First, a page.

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Muppets Most Wanted Review: “The Sequel’s Never Quite As Good”

So it was said in Muppets Most Wanted‘s opening number—an abbreviated version of which you can find online—and so it is. But is a mediocre Muppet movie better or worse than a generic YA dystopia? My stance on seeing Divergent is pretty much “over my dead body,” so I can’t claim that Muppets Most Wanted is better and know for sure that my opinion is the same as it would be if I’d seen both movies.

But Muppets Most Wanted is probably better.

Does Divergent has a puppet frog dancing on someone’s head? I think not!

Muppets Most Wanted kicks off with a metatastic opening number that starts right after The Muppets’ closing credits and ends with Kermit & co. deciding to go on a world tour. From there what happens is pretty much what you’ve seen in the trailers: Ricky Gervais befriends and tricks the Muppets. Kermit is sent to a gulag run by Tina Fey, while his doppelgänger Constantine, “the most dangerous frog in the world,” takes his place. Ty Burrell‘s INTERPOL agent, together with Sam the Eagle, tries to figure out what the heck is going on. There are cameos. So many cameos.

It’s a prime setup for Muppetesque shenanigans in the vein of The Great Muppet Caper, and Muppetesque shenanigans we get. Burrell’s scenes with Sam the Eagle are hilarious. There are multiple cameos that are basically just puns on the actors’ names, and regular readers will know how I feel about puns. Alongside the more kid-targeted jokes we get some stuff for the adult crowd, too—hello, The Seventh Seal reference. And children, I’m sorry that you don’t probably don’t get why the Céline Dion cameo is as funny as it is. But there’s some Ross Lynch in there for you, whatever the hell a Ross Lynch is.

Basically, Muppets Most Wanted is everything that you’d expect from a Muppet movie… and nothing more. Its biggest flaw is that it’s missing the emotional core that made The Muppets great instead of just very good. I am in no way ashamed to admit that the scene in The Muppets where all their former fans gather outside the building makes me cry like someone watching The Iron Giant for the first (or second, or third… or any) time. The theme of friendship overcoming obstacles just worked so much better when the movie itself had to overcome the obstacle of there not having been a theatrical Muppet release in 12 years. Jason Segel, not in Muppets Most Wanted, didn’t just star in The Muppets: He co-wrote it as well. Everything gelled. The Muppets felt like a labor of love. Muppets Most Wanted felt like a labor of “Well, the first movie did so well, I guess we’ve gotta make a second one.”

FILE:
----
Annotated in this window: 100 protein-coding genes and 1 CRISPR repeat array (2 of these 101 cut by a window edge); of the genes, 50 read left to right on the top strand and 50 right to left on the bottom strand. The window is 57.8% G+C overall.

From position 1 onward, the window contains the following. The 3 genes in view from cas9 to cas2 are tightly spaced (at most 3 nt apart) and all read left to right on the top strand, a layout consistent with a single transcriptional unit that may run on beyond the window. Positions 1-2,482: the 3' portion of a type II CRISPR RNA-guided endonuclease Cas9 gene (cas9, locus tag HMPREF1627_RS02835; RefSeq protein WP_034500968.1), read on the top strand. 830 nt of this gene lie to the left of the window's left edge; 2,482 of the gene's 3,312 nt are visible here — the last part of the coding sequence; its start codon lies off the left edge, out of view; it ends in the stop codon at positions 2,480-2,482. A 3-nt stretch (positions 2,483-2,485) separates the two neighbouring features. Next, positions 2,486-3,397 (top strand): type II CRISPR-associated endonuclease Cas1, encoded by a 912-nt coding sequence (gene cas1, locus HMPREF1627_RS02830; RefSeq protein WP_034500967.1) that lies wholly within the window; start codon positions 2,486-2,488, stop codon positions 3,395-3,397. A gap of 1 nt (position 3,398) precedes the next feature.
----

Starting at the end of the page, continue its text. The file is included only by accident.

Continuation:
But it’s hard to blame Muppets Most Wanted for having to follow up such an excellent film. It’s still a good, fun romp. And sure, maybe the sheer number of cameos was a bit distracting at times; as much as they’re an integral part of what makes a Muppet movie a Muppet movie, and as much as keeping my eyes peeled for the next recognizable actor was a fun game, 25+ may have been pushing it a little.

(Some of them were really good, though. I’m guessing a fair number of you were looking forward to the Tom Hiddleston cameo, but there’s one involving a solitary confinement cell… no, I won’t spoil it.)

Is this the best Muppet movie that ever has been or ever will be? No. Is it the worst? Not when Muppets from Space exists. But comfortably in the middle of Muppet canon is a pretty OK, Netflixable place to be.

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